To many observers, the entire world as we knew it was dramatically shaken in February 2022 with the Russian invasion of Ukraine and the ensuing war. Although the conflict in Ukraine is a so-called hot war with devastating consequences in terms of destruction and loss of life, it also appears to mark the formal beginning of another cold war, this time between the West and Russia. At the end of the first Cold War and the symbolic fall of the Berlin Wall, the world was a vastly different place. The G7 dominated the world economy, and intellectuals discussed the “end of history”—in the philosophical sense of the term, of course. Thirty years later, at the beginning of what appears to be a second cold war, the West, in broader terms than just the G7, accounts for around 50 percent of the global economy. Meanwhile, the other countries, including the developing world, account for the other 50 percent. The rise of China is the most obvious change, but ASEAN countries, India, Brazil, and the Arab world, among others, are also on the rise. How long will the new cold war last and what kind of impact it will have remains a great unknown. However, while the first cold war was waged between not very interconnected economies, today’s globalization has taken global trade to unprecedented levels. Should that help allay fears and concerns? As the previous Cold War’s intrinsic characteristic was ideological, what would trigger the unfolding one? A showdown between democracies and autocracies and which one is truly more efficient and effective, or is it also climate change and decarbonization that will play an important role?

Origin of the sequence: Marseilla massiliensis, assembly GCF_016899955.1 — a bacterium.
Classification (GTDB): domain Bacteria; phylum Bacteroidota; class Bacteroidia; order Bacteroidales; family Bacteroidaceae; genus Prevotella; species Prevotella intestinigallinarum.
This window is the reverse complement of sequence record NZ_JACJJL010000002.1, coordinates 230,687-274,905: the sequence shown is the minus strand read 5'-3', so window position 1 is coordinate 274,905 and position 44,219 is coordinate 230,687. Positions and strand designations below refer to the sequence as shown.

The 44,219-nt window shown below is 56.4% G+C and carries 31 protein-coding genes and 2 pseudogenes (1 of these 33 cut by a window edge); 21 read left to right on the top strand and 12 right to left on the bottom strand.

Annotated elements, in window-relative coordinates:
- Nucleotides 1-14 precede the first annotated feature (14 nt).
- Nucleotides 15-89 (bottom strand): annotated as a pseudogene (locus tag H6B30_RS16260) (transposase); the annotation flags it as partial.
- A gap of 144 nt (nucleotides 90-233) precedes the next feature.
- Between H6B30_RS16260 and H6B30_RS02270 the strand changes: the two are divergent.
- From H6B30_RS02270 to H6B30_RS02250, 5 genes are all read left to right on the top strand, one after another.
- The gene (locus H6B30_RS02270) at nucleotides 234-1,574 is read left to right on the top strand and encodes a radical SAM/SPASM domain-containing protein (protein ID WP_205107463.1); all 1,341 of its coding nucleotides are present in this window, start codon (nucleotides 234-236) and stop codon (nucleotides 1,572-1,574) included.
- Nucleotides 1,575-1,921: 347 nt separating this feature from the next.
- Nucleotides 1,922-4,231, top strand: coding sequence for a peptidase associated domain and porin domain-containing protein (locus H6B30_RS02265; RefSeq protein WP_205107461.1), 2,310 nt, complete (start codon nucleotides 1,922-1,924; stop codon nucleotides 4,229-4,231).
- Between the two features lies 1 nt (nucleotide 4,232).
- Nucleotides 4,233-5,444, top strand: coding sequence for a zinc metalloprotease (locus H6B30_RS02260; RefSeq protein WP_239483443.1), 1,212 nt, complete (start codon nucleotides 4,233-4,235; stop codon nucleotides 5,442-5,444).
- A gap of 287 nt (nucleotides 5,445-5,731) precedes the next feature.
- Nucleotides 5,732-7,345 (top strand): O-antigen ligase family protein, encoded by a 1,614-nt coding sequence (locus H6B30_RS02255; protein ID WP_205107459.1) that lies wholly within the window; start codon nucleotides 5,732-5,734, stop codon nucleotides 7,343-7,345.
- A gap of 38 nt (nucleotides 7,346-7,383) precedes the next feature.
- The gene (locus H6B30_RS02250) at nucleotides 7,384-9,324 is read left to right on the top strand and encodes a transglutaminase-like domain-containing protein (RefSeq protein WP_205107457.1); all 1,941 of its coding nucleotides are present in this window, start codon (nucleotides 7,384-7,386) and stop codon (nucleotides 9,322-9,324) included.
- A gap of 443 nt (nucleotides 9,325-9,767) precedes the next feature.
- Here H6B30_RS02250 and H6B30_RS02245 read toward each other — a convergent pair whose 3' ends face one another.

Interestingly, despite the fact that the Russian aggression has received near-universal condemnation, things are not as straightforward when it comes to severing ties with the Russian economy. This is another telling example of how the world has changed over the past decades. While the impact of the war has been severe for Ukraine—and is increasingly taking its toll on Russia as well—in terms of the loss of life and the significant brain drain, the external impact has been enormous and has gone in the opposite direction. While the impact on Europe was evident in the energy sector, the devastating effect caused by the weaponization of food and fertilizers has been tremendous elsewhere, exposing all the fragilities of the global food security system. Careful scrutiny would reveal that what has made matters worse are distorted agricultural markets, with a relevant percentage of grain production in Western countries going to the production of biofuels based on subsidy schemes. While the poor in underdeveloped countries suffer from rising costs of food, those who are quite well off continue to enjoy their expensive fuel-powered vehicles.